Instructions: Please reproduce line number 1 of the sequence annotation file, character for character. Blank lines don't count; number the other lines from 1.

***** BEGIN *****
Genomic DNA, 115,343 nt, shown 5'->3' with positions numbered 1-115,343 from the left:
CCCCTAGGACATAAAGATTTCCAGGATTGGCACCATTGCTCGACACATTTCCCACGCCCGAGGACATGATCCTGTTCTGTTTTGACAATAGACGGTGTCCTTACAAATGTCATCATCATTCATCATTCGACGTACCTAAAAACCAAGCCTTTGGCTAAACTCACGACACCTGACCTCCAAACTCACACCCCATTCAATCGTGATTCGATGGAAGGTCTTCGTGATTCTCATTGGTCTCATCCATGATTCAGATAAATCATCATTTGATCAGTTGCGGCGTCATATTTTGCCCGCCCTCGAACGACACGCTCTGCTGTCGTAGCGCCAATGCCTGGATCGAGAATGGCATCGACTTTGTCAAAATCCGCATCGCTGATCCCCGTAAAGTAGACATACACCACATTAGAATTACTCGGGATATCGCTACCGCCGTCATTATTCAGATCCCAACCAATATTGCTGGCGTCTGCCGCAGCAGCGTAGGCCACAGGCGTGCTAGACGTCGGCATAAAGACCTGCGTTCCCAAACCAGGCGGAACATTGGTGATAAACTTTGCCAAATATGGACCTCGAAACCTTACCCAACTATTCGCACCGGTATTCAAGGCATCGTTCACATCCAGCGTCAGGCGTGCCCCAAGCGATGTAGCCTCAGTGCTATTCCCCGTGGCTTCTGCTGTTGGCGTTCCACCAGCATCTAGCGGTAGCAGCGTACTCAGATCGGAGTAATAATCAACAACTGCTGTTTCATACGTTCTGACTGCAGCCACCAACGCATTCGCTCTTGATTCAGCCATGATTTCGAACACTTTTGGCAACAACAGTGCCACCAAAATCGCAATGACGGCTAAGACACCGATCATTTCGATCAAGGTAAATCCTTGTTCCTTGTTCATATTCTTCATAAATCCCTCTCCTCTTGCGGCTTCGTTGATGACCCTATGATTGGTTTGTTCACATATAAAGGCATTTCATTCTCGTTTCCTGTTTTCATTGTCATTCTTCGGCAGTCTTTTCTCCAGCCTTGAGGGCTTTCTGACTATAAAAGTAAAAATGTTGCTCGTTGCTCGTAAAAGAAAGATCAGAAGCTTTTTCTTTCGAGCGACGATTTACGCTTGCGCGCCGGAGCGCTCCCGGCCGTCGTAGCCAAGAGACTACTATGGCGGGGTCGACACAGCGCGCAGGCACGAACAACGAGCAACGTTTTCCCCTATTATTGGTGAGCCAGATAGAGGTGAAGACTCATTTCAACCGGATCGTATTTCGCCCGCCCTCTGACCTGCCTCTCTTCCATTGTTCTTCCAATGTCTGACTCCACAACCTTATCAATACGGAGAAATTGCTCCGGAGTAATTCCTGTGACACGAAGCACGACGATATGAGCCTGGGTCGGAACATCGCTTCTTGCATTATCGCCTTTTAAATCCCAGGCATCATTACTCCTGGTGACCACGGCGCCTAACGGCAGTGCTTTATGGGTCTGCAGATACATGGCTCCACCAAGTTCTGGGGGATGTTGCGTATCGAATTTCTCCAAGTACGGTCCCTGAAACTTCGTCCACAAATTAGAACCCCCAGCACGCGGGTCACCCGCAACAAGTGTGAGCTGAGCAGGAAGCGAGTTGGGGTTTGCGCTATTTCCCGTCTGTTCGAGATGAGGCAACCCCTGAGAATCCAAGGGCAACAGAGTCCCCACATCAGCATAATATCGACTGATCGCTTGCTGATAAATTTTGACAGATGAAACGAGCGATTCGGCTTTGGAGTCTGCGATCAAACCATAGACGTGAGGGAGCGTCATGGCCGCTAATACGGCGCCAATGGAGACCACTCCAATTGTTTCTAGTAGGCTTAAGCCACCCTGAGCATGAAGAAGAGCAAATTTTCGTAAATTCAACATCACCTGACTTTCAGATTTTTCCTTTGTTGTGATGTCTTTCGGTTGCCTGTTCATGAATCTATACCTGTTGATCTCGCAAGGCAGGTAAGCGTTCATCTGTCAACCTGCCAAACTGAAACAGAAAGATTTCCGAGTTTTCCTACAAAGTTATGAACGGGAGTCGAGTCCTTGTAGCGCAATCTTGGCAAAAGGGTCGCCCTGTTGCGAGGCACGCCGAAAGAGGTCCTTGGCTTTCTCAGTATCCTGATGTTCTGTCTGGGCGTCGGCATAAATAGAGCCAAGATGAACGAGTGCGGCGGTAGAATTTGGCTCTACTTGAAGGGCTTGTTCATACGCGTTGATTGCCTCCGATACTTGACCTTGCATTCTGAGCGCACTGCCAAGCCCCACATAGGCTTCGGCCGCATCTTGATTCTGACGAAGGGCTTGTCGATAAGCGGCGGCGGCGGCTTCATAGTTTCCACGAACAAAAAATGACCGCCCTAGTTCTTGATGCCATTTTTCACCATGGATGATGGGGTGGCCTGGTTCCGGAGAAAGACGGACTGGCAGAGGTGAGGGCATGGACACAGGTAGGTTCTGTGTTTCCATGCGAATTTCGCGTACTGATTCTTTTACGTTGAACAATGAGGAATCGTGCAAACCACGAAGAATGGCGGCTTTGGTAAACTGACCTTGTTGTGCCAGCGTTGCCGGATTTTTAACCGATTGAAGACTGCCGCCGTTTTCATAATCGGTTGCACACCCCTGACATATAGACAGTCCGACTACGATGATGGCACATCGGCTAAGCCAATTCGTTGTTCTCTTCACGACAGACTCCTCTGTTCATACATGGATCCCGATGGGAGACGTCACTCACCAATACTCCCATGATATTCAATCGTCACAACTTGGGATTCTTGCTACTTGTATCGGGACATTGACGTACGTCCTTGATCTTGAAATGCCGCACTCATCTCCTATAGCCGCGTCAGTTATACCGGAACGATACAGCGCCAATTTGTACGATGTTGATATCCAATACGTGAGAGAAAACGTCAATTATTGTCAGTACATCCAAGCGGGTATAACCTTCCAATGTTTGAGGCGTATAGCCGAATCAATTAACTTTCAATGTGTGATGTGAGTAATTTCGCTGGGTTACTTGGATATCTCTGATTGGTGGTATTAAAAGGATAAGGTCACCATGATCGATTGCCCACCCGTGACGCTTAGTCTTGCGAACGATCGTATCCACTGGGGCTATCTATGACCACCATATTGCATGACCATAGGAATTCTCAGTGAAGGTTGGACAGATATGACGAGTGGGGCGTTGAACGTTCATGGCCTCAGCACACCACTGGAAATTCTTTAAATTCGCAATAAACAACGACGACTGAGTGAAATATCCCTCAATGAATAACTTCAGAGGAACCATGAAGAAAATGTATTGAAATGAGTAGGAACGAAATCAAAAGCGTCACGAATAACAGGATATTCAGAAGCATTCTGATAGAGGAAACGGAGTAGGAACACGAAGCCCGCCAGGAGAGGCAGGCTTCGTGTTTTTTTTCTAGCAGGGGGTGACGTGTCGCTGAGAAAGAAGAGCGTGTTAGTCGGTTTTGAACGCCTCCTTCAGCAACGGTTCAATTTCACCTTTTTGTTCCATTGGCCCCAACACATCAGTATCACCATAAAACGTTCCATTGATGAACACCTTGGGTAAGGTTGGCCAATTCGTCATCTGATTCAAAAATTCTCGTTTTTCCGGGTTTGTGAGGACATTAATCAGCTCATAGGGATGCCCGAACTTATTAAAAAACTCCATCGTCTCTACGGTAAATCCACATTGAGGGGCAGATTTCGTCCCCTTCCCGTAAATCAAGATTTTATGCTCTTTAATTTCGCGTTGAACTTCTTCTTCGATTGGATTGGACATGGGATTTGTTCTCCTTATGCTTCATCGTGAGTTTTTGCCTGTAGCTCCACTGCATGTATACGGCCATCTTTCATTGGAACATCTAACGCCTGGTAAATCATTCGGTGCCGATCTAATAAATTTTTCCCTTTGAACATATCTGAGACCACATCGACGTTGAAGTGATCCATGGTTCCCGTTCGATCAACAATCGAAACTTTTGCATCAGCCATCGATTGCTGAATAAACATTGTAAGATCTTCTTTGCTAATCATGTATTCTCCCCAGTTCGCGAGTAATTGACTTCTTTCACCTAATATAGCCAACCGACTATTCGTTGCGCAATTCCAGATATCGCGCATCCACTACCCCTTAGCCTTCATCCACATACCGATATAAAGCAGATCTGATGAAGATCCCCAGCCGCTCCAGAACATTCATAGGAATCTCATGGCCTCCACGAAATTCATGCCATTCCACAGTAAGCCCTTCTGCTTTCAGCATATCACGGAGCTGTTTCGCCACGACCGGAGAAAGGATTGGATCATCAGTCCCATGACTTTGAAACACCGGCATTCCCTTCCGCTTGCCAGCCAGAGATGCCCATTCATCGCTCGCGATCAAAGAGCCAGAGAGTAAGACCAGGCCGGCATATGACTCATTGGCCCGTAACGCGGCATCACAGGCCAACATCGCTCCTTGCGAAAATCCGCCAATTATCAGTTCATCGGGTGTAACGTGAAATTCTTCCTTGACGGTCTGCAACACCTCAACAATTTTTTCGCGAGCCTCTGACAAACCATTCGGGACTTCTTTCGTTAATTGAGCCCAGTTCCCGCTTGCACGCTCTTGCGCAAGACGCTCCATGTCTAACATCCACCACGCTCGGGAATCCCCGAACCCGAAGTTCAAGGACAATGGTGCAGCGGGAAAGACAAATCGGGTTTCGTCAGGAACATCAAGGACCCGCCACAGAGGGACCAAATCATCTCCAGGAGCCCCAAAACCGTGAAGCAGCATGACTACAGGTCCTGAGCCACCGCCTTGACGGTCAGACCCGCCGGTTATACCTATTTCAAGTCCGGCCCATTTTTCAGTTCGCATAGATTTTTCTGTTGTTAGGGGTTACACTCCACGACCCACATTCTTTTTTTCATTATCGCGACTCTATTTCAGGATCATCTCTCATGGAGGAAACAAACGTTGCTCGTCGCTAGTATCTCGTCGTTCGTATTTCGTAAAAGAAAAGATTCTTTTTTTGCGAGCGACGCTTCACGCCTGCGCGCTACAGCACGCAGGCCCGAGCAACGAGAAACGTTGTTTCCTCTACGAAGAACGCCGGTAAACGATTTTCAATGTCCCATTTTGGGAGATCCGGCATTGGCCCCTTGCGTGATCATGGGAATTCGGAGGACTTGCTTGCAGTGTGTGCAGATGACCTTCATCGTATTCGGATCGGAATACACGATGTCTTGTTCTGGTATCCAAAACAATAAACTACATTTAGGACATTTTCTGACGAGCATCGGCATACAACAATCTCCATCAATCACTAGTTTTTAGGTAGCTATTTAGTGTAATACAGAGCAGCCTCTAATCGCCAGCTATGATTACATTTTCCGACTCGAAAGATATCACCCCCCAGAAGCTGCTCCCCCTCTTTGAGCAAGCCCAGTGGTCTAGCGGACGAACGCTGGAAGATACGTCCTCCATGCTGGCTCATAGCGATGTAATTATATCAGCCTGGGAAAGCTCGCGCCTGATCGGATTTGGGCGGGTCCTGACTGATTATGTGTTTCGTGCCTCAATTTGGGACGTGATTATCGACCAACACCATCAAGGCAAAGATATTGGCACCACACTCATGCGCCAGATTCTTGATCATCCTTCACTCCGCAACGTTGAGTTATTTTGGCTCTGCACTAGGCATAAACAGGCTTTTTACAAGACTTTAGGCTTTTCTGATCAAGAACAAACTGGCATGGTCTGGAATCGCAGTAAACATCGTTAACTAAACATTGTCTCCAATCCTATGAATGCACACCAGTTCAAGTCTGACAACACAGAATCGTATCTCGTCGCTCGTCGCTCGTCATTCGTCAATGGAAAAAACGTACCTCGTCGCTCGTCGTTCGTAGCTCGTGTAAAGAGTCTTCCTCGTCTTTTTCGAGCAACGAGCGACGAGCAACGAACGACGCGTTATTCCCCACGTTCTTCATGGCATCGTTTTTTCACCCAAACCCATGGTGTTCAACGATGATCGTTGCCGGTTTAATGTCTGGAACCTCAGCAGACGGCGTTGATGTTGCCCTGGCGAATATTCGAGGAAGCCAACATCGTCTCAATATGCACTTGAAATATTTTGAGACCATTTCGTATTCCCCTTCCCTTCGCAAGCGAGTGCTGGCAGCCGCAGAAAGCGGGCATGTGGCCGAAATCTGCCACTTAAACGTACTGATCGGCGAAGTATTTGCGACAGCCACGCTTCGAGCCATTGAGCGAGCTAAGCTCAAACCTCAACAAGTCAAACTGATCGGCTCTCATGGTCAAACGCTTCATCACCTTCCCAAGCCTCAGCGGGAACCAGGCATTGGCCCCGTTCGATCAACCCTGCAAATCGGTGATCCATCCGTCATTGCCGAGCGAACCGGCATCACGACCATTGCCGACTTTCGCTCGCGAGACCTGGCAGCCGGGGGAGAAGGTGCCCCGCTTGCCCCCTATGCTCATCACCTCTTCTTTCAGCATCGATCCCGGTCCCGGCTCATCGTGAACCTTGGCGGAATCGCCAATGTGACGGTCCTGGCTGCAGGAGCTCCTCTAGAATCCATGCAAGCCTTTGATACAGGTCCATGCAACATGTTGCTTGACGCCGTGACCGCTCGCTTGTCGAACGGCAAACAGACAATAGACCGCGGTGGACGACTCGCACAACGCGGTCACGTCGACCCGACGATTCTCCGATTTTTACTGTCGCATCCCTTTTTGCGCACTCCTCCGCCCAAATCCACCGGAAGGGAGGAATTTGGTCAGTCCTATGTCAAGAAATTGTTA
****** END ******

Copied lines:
Genomic DNA, 115,343 nt, shown 5'->3' with positions numbered 1-115,343 from the left: